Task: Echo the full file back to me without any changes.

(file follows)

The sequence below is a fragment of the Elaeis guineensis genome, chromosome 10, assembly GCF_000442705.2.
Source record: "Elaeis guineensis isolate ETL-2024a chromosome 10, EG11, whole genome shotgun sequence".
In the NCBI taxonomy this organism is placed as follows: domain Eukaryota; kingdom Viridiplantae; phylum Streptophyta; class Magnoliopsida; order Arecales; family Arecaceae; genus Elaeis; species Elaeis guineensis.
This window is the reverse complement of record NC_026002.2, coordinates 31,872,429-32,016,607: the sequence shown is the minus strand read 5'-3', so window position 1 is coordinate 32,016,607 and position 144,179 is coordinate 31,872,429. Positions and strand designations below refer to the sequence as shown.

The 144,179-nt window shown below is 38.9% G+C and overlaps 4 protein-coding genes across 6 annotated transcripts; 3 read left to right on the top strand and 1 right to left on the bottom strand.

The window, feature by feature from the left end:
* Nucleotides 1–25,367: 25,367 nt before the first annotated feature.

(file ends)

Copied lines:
The sequence below is a fragment of the Elaeis guineensis genome, chromosome 10, assembly GCF_000442705.2.
Source record: "Elaeis guineensis isolate ETL-2024a chromosome 10, EG11, whole genome shotgun sequence".
In the NCBI taxonomy this organism is placed as follows: domain Eukaryota; kingdom Viridiplantae; phylum Streptophyta; class Magnoliopsida; order Arecales; family Arecaceae; genus Elaeis; species Elaeis guineensis.
This window is the reverse complement of record NC_026002.2, coordinates 31,872,429-32,016,607: the sequence shown is the minus strand read 5'-3', so window position 1 is coordinate 32,016,607 and position 144,179 is coordinate 31,872,429. Positions and strand designations below refer to the sequence as shown.

The 144,179-nt window shown below is 38.9% G+C and overlaps 4 protein-coding genes across 6 annotated transcripts; 3 read left to right on the top strand and 1 right to left on the bottom strand.

The window, feature by feature from the left end:
* Nucleotides 1–25,367: 25,367 nt before the first annotated feature.